More than 5,000 people working in the arts have signed an open letter condemning the sexual harassment they “experience regularly, broadly and acutely” – pledging to take action and continue speaking out.
In a move revealing just how widespread and cross-industry the issue of sexual harassment, assault and abuse is, the letter has been authored by “artists, arts administrators, assistants, curators, directors, editors, educators, gallerists, interns, scholars, students, writers and more – workers of the art world”.
And having been originally penned by 150 people with 1,800 signatures, the amount of signees has now ballooned to 5,000.
On the Not Surprised website, which opens with an image by artist Jenny Holzer, containing the phrase ‘Abuse of power comes as no surprise’, the letter states that the signees “will be silenced no longer” and details the type of harassment many in the arts have faced.
The statement begins, “We have been groped, undermined, harassed, infantilized, scorned, threatened and intimidated by those in positions of power who control access to resources and opportunities.
“We have held our tongues, threatened by power wielded over us and promises of institutional access and career advancement.”
The list of signatories, which span all genders, including cisgender, trans and gender non-conforming people, includes names such as Holzer, Cindy Sherman, Lynn Nottage, Phyllida Barlow, Barbara Kruger, Dominique Gonzalez-Foerster, Marilyn Minter and Tania Bruguera.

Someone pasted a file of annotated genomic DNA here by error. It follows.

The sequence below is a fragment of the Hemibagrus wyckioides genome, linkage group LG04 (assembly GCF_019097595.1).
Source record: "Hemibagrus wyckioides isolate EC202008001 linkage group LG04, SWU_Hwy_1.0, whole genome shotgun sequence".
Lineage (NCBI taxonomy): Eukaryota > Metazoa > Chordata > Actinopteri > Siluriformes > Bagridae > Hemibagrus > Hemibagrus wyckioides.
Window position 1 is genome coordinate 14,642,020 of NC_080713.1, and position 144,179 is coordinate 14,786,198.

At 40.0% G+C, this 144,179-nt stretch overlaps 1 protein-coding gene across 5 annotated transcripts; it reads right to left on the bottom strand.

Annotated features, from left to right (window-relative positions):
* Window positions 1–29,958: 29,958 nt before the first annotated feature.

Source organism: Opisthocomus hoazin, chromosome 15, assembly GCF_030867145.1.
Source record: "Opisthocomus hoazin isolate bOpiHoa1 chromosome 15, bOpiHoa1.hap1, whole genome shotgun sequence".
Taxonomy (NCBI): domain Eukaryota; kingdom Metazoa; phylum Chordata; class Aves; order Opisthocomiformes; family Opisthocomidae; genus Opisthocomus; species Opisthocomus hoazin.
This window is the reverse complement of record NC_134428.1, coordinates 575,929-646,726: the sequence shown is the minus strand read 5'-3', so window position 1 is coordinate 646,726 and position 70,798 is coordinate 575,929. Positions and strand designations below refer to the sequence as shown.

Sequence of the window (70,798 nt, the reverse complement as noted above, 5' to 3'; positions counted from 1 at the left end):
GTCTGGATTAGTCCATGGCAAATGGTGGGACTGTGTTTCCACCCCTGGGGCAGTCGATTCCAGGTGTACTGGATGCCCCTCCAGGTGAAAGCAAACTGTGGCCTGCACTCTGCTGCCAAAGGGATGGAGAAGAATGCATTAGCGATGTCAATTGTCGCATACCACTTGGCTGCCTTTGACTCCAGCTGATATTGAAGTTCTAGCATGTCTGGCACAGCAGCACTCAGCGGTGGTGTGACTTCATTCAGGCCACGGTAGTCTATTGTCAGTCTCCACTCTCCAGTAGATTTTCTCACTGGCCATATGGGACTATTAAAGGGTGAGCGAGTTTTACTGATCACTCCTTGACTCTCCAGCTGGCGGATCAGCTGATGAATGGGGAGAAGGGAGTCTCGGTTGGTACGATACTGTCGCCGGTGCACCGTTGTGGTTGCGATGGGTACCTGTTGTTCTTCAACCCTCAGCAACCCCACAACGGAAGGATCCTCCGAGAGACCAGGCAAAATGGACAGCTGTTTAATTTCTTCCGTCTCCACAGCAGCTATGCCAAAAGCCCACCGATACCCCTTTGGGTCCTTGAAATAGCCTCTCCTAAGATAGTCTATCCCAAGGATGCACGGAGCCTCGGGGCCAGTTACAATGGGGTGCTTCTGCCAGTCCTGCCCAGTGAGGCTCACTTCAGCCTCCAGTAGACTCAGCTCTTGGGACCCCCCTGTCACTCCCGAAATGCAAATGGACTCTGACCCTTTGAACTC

The letter goes on to allege that curators, gallerists, patrons and collectors have perpetuated a culture of harassment and abuse, offering support and career advancement in exchange for “sexual favours” and covering up unacceptable behaviour by artists.
There has been such a huge response to the #notsurprised campaign that the letter has been temporarily closed to new signatures while the volunteer-run movement organises the “next steps and action items” the conversation has prompted.
The movement comes as the scandal around Harvey Weinstein continues, with hundreds of women alleging sexual misconduct from those in power across the TV and film industry. The conversation has spread across industries, with thousands of people sharing their own stories of sexual harassment, and names such as fashion photographer Terry Richardson, film-maker Woody Allen, actor Kevin Spacey and journalist Mark Halperin facing allegations, among several others.
With hashtags such as #metoo and viral tweets highlighting the often problematic apology statements from accused men, the digital sphere has played a huge part in opening up the conversation so far, both for survivors to tell their stories and for victim-blaming views to be challenged.
“We will denounce those who would continue to exploit, silence, and dismiss us,” the open letter continues. “Your actions will no longer be a secret, whispered amongst us for fear of ostracization, professional shunning, and recrimination.
“Where we see the abuse of power, we resolve to speak out, to demand that institutions and individuals address our concerns seriously, and to bring these incidents to light regardless of the perpetrator’s gender.
“We will no longer ignore the condescending remarks, the wayward hands on our bodies, the threats and intimidations thinly veiled as flirtation, or the silence from ambitious colleagues. We will not tolerate being shamed or disbelieved, and we will not tolerate the recrimination that comes with speaking out.”
It adds: “We […] call upon art institutions, boards, and peers to consider their role in the perpetuation of different levels of sexual inequity and abuse, and how they plan to handle these issues in the future.
“We are too many, now, to be silenced or ignored.”
Read the letter in full here.